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Jane Adams and Marc Maron in EASY

Easy is an 8-part anthology series written and directed by Joe Swanberg, and it was released worldwide on Netflix last week. The episodes are mostly self-contained pieces (I say mostly because episodes Three and Eight are directly related) featuring two or three central characters in what is essentially a volume of short stories with one common (visual) element: the city of Chicago.

I’ve specified the visual aspect because there is another common element to this show: sex. The show features experimental sex, exploratory sex, regularly scheduled sex, yes/no/I-don’t-know sex, adventurous sex, surprise sex, and desperate sex. Even when it isn’t actively depicted in an episode its impact is felt: in the choices certain characters are forced to make, in the lies certain characters tell, and in the personal narrative they weave around themselves based upon the sex they are having.

And this is how it all plays out if you watch the episodes in the order Swanberg (or Netflix) intended:

  1. A couple feels like their sex life needs spicing up, so they experiment with role-playing.
  2. A young girl finds herself attracted to another woman, and then goes about trying to change her own life, and life choices, so that she can be more like the girl she is in love with.
  3. A conventional dude reconnects with his freewheeling brother over their mutual love for brewing beer, and this causes a rift between the straight-laced dude and his very pregnant wife.
  4. A married couple that is trying to get pregnant has their life upended when an old friend (who used to date the wife) shows up in Chicago, crashes on their new couch, and causes a disruption in their marriage.
  5. A graphic novelist who has just released a third book based upon his own life meets, hooks up with, and then falls afoul of a young woman who makes art with a phone camera at the end of a selfie stick.
  6. A couple feel left out of the whole dating app fad that’s taken over the modern world and attempt to buy themselves a slice of the experience by inviting a third person into their bedroom.
  7. An actress tries to come to terms with her very fresh break up while doing the work necessary to land a part on a TV show in LA.
  8. The brothers with the home brewery are back, this time the conflict arises from the easygoing dude’s discomfort for the publicity their brand is getting and his dislike for his brother’s desire to ‘scale up’ their business.

Across episodes the show stars–in no particular order–Dave Franco, Malin Akerman, Emily Ratajkowski, Aya Cash, Kate Micucci, Marc Maron, Gugu Mbatha-Raw, Jake Johnson, Elizabeth Reaser, Orlando Bloom, Kiersey Clemons and Jane Adams. Those are just the names of the actors I recognised.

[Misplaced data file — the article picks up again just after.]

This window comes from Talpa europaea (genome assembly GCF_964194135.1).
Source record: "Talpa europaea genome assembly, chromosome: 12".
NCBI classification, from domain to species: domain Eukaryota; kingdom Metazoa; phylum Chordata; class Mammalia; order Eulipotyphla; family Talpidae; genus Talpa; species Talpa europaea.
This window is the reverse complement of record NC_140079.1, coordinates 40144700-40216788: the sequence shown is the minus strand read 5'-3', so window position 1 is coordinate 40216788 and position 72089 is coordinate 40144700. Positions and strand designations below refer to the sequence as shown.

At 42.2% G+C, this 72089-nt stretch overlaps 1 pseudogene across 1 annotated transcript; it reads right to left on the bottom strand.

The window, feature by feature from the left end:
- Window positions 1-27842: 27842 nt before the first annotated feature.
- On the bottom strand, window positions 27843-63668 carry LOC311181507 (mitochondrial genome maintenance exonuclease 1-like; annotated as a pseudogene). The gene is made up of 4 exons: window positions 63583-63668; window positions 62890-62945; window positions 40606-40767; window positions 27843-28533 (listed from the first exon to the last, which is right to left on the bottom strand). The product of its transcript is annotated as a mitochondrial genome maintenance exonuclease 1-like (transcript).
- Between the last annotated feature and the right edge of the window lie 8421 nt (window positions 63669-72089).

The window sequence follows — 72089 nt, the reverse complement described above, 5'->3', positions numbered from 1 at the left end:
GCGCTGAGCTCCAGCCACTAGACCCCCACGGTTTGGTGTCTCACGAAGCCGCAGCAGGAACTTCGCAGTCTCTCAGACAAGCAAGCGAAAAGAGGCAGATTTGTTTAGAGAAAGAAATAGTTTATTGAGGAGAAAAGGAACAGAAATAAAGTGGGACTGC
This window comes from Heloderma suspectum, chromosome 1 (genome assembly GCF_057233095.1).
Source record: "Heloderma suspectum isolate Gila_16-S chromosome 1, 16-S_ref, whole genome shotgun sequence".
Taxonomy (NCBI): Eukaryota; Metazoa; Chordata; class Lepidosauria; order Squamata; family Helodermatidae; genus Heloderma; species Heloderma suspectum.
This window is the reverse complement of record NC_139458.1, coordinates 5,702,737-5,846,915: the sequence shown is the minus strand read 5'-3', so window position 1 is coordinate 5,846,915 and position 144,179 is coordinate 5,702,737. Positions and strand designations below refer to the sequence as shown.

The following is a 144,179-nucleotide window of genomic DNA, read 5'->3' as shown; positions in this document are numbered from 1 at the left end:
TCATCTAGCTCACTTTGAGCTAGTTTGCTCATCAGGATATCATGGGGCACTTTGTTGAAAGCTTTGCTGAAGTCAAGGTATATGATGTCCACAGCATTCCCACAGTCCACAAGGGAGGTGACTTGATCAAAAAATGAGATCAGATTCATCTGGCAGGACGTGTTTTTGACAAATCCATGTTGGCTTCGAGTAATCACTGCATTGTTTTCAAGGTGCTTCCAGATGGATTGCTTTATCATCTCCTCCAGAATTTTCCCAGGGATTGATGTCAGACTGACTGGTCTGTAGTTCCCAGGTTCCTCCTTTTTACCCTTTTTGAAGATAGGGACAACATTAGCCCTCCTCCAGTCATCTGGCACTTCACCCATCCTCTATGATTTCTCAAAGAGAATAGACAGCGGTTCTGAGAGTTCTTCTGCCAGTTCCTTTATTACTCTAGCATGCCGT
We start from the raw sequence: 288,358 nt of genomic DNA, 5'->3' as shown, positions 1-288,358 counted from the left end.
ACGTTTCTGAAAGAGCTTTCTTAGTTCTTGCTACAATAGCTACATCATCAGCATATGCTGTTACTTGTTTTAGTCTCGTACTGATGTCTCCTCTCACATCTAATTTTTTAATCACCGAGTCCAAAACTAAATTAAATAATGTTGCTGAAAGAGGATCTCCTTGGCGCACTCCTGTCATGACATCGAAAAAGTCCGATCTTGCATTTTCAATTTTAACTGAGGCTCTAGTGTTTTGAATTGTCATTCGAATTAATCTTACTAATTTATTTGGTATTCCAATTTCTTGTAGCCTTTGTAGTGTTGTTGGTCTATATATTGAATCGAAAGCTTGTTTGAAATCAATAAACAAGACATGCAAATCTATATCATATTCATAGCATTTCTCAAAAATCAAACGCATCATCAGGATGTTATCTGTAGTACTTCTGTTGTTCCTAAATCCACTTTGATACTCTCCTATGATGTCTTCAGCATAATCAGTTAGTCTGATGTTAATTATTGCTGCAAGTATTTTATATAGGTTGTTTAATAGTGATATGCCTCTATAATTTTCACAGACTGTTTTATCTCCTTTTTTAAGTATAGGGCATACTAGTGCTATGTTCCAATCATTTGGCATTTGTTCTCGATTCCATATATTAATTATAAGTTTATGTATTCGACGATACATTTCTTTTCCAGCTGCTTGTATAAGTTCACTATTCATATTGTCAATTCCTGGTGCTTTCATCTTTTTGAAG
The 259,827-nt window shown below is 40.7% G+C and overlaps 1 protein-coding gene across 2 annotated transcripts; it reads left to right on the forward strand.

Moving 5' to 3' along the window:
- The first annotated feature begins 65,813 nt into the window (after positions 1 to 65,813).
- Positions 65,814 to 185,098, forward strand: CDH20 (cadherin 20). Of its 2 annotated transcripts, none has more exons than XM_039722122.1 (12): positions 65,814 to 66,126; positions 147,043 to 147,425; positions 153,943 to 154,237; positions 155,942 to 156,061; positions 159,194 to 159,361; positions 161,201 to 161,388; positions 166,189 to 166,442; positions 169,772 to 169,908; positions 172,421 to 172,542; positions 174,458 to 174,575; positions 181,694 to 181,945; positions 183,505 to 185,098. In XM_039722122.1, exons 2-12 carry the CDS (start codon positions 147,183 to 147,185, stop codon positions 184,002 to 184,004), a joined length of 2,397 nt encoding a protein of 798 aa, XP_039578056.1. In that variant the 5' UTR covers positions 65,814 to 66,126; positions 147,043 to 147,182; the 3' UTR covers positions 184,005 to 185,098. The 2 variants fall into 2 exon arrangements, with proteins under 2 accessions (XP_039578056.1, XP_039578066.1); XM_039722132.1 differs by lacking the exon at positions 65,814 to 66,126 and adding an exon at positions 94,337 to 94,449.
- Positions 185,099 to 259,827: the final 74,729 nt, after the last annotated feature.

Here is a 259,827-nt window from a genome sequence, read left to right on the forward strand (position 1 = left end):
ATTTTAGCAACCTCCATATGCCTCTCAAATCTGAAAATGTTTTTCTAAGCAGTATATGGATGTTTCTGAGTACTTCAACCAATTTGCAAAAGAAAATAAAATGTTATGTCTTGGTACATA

This is my third attempt at writing a review of Easy. Why is it so difficult? Because I am very impressed by the achievement but I’m not entirely sure of the product itself. I am in awe of the amount of credits Mr. Swanberg has amassed over the past eleven or twelve years, the talent he regularly works with these days, the fact that he is experimenting with shooting on film while the rest of the world is going digital, I could go on and on. But I’m not sure how much of the contents of Easy Season One will stay with me beyond this week.

We watched all eight episodes over a 28-hour period (5 the first night and 3 the second) and it is a testament to Mr. Swanberg’s skill as a filmmaker as well as the on screen talent’s commitment to giving in to the demands of each narrative that we felt a range of emotions about a group of people that essentially divided their time between talking, drinking and…y’know. But here’s the thing:

Episode Four–the only episode that is largely in Spanish–is the one episode that will live in my head for a while. This was also the first episode where the narrative went somewhere ‘dangerous’ after offering up the promise of Very Bad Outcomes in two of the three episodes that went before it. The performances by Aislinn Derbez and Mauricio Ochmann are riveting and there is one scene whose choreography alone is worth the price of this month’s subscription to the service. Also, the character Ms. Clemons plays in Episode Two is interesting because we don’t see too many mainstream portrayals of a woman who works so hard to shed her own ‘self’ so that she can be more like the one she loves. But that’s it.

The rest of the episodes told stories we’ve seen before, and there was nothing about this go around that said anything new about either the mechanics of a threesome or the value of role-playing in a long-term marriage. The beer brewing episodes just felt like a storyline that didn’t make the cut in Mr. Swanberg’s 2013 feature film Drinking Buddies. I guess what I’m trying to say is: I liked the wrapping more than (most of) the thing inside.